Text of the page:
As for the director, Peter Holland, De vier dochters Bennet is the type of work he did quite often, namely costume productions for the NCRV; his most famous production (in the Netherlands, that is) must be Swiebertje. He also sometimes worked as an actor.
Reception and rediscovery
The series was announced in the papers a month or two before it started. The response was lukewarm. Reviewers found the theme outdated and considered the series mildly entertaining at best but in an old-fashioned way and with too much giggling (e.g., the mirth in the Bennet household when Mr. Bennet reveals that he in fact already has paid a visit to Mr. Bingley)—an attribute subsequently toned down a bit for the remainder of the series. Mostly the criticism concerned the story; the actors were not often mentioned, except once or twice for not learning their lines (and they were even pitied for being in the series). Throughout the whole run of the series, newspaper columnists generally remained unimpressed, mentioning each new installment only briefly and as of interest chiefly to female viewers. Only its spaced-out, long term plan continued to attract comment, as did occasionally the picture quality of the filmed inserts.
Some critics were of the opinion that six episodes was far too much time to play out the story. Surprising as this idea might seem now, there have been several anthology series that managed to fit the book into one hour, beginning with the BBC’s 1938 adaptation. One reviewer complained about historical inaccuracy (L. R.). Generally most papers stuck to their initial opinions: De Telegraaf judged De vier dochters most harshly, calling it on one occasion “a painful mistake” and “tasteless” (L. R.); Trouw remained mildly positive, for example, judging it “perhaps popular with many, but not sensational” (Dn).
Undeterred by this negative coverage, episodes four, five, and six opened with a special introduction in the form of a light-hearted narration that reminded viewers of the story so far. The opening of episode six includes a song and a puppet theatre, suggesting that some fun was had in making the series. Judging by contemporary sources, the audience doesn’t appear to have been very much impressed; however, statistics are not available because viewing figures were not systematically collected until 1965.
After the final episode, there didn’t seem to be any regrets that it was over, rather the contrary: several local and national papers expressed relief.10 Some blamed the director for not breathing life into an otherwise good novel. A Frisian newspaper praised the performances of Lizzy, Darcy, and Mr. and Mrs. Bennet (“Kijk en luister”).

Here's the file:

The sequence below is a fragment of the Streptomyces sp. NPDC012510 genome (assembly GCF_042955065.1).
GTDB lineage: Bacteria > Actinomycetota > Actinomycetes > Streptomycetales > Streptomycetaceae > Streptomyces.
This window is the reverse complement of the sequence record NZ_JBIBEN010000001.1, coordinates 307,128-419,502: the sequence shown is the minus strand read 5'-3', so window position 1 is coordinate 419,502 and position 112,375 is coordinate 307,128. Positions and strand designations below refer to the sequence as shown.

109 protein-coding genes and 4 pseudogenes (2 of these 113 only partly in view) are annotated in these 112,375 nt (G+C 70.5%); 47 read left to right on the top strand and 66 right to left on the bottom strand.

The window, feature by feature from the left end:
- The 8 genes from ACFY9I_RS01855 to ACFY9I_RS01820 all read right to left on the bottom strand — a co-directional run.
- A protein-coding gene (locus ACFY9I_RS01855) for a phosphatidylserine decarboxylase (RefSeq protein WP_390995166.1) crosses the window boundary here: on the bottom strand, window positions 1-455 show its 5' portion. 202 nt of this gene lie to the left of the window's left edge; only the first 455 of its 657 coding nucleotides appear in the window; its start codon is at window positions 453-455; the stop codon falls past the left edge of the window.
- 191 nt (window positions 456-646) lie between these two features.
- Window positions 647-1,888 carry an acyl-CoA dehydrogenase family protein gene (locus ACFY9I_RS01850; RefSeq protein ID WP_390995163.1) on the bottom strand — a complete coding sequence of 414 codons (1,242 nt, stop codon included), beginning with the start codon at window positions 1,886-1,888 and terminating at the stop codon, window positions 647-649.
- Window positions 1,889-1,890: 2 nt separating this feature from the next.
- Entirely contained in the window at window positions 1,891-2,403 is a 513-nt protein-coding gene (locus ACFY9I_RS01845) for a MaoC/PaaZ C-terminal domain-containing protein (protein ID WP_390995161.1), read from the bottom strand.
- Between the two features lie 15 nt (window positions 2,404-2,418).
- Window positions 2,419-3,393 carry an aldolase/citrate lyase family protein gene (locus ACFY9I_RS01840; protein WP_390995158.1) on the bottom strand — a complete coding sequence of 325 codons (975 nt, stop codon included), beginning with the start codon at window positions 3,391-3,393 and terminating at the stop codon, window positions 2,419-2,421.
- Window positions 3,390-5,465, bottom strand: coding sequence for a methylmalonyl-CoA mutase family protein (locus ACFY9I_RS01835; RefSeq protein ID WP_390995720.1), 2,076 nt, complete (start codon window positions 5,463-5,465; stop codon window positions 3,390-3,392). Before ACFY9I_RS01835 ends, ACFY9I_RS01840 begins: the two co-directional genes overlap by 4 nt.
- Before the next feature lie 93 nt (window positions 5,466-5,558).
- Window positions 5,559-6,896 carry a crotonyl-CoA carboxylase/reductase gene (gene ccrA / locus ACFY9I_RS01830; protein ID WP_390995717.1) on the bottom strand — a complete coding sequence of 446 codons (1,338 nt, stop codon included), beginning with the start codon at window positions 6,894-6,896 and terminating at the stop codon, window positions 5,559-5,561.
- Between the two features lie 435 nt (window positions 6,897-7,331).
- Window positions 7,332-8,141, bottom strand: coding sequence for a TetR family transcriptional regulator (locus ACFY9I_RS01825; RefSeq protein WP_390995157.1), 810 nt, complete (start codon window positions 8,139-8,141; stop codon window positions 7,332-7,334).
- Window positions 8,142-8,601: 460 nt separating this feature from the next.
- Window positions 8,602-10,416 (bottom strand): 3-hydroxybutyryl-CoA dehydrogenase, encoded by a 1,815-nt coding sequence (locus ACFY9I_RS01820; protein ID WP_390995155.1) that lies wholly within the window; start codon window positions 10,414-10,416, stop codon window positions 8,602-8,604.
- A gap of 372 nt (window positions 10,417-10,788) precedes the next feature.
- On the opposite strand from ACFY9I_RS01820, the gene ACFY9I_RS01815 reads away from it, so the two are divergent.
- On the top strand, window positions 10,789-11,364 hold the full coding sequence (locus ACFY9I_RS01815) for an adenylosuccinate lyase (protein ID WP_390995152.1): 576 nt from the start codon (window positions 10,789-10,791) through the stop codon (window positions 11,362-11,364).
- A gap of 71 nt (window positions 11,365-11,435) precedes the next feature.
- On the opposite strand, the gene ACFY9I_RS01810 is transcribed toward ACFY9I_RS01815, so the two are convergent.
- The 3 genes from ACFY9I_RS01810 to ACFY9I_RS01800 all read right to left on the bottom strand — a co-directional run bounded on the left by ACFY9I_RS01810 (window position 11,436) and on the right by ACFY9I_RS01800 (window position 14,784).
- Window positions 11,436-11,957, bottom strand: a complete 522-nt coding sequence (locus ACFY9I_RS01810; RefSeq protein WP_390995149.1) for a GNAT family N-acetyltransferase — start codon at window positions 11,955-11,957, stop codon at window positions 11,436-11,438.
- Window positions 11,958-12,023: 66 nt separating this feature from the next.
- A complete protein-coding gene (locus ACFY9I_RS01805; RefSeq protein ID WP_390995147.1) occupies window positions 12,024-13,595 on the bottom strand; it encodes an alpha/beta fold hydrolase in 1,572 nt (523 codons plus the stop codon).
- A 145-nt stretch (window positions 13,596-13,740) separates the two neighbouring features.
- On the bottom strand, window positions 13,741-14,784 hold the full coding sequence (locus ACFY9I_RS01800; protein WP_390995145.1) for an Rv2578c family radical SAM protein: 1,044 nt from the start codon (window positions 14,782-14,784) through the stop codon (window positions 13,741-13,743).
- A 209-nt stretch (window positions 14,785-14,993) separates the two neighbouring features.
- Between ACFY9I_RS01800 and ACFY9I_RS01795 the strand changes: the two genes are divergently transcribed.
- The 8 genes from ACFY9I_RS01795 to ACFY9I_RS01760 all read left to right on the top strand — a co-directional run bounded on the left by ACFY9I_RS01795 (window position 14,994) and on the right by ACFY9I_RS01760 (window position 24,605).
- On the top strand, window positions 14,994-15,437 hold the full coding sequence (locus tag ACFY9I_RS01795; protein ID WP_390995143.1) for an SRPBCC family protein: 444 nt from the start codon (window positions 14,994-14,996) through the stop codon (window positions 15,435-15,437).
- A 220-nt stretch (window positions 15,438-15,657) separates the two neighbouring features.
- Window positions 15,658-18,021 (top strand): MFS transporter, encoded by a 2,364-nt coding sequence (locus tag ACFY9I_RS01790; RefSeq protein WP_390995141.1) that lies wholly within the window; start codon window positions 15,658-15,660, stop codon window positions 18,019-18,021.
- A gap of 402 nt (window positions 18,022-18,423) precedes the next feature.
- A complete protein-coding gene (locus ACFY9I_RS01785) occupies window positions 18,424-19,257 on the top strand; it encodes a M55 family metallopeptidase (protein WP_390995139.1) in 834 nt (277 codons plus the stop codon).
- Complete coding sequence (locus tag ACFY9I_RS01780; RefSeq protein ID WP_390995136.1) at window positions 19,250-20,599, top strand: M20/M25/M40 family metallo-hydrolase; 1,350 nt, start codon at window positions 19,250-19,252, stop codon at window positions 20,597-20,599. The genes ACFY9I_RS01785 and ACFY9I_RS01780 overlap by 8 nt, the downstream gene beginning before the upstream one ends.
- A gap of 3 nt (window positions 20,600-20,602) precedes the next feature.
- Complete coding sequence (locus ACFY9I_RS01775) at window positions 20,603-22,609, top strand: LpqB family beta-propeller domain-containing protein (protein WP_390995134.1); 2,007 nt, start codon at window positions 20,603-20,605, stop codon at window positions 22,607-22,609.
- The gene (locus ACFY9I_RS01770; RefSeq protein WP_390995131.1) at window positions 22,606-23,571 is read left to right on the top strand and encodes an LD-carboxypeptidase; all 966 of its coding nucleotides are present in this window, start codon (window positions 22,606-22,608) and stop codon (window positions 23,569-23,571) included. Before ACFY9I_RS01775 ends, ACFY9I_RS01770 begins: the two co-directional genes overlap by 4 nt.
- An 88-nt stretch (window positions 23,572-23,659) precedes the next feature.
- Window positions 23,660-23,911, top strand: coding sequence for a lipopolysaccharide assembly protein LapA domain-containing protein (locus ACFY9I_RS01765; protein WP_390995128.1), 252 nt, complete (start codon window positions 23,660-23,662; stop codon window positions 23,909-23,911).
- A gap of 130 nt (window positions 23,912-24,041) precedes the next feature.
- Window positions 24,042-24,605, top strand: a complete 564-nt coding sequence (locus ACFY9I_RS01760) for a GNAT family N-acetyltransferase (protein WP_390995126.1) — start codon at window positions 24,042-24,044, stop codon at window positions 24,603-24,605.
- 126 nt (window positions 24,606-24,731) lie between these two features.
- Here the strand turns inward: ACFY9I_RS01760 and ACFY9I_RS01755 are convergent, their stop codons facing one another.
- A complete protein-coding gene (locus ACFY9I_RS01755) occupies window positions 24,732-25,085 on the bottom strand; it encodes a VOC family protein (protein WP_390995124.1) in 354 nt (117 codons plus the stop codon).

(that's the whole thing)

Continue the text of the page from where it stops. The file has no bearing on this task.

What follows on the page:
Based on the available evidence, De vier dochters Bennet may be considered a failure. The NCRV was not able to repeat its earlier success with the TV movie of Jane Eyre. It did not abandon costume dramas as a genre, but henceforth these would be limited to a TV movie format—a return in fact to the previous form. Shortly afterwards, for example, the NCRV televised The Barretts of Wimpole Street, based once again on a screenplay of a BBC serial but reduced to one evening’s screen time.
De vier dochters remains to this day the only Dutch TV adaptation of Jane Austen’s work. No repeats were scheduled, nor was it ever exported to Belgium, which would have been the most obvious taker, given the shared language (for example, Flemish public television showed both of the Dutch Brontë TV movies mentioned earlier), or to any other country. (One possibility could have been to re-cut the episodes into one television movie, but this option was not pursued; if it had been, we probably wouldn’t have the complete series today.)
Because the episodes were all recorded on film, possibly because the initial expectations for reusability had been higher, they were therefore safely archived. Eventually, forty-nine years later, in December 2010, the series was finally shown again on a digital channel. This broadcast, combined with its presence on YouTube (where it is fan subtitled) and other new platforms, increased general awareness of its existence among fans of Jane Austen. De vier dochters Bennet nevertheless remains an oddity, never issued on VHS or DVD, although on-demand copies can be ordered from Beeld En Geluid (Vision and Sound), the national TV archive in Hilversum, the Netherlands.
Most claims about what makes or breaks a cultural work cannot be proven. Any explanation must therefore be at least partly an opinion. In my view, De vier dochters Bennet should perhaps have changed more of its Cedric Wallis source rather than just sharpening a few lines. Jane Eyre was often televised before the early Pride and Prejudice productions, but it is fundamentally different from Jane Austen’s works, especially in terms of the social conventions and aspects of life focused upon. In the world of the gentry described in Pride and Prejudice, control was paramount and displaying raw emotions was unthinkable. The formalities and the conversation, especially in combination with the ironic style of Jane Austen, reflect this trait: much of the dialogue, that between family and closest friends excepted, is reserved. The ideal inhabitants of this somewhat protected environment are reserved and keep their true passions generally on the inside. The characters who speak or behave unrestrainedly, such as Mrs. Bennet, are seen as foolish and ridiculous. This characteristic, simply part of what makes Pride and Prejudice what it is, may make it more difficult for people living one-and-a-half or two centuries later to relate to the characters on a personal level; the modern television audience especially needs to see emotions in order to empathize. The combination of this cultural distance with the long wait between the episodes may have been the series’ weak spot: it made it too hard for the viewers to get involved.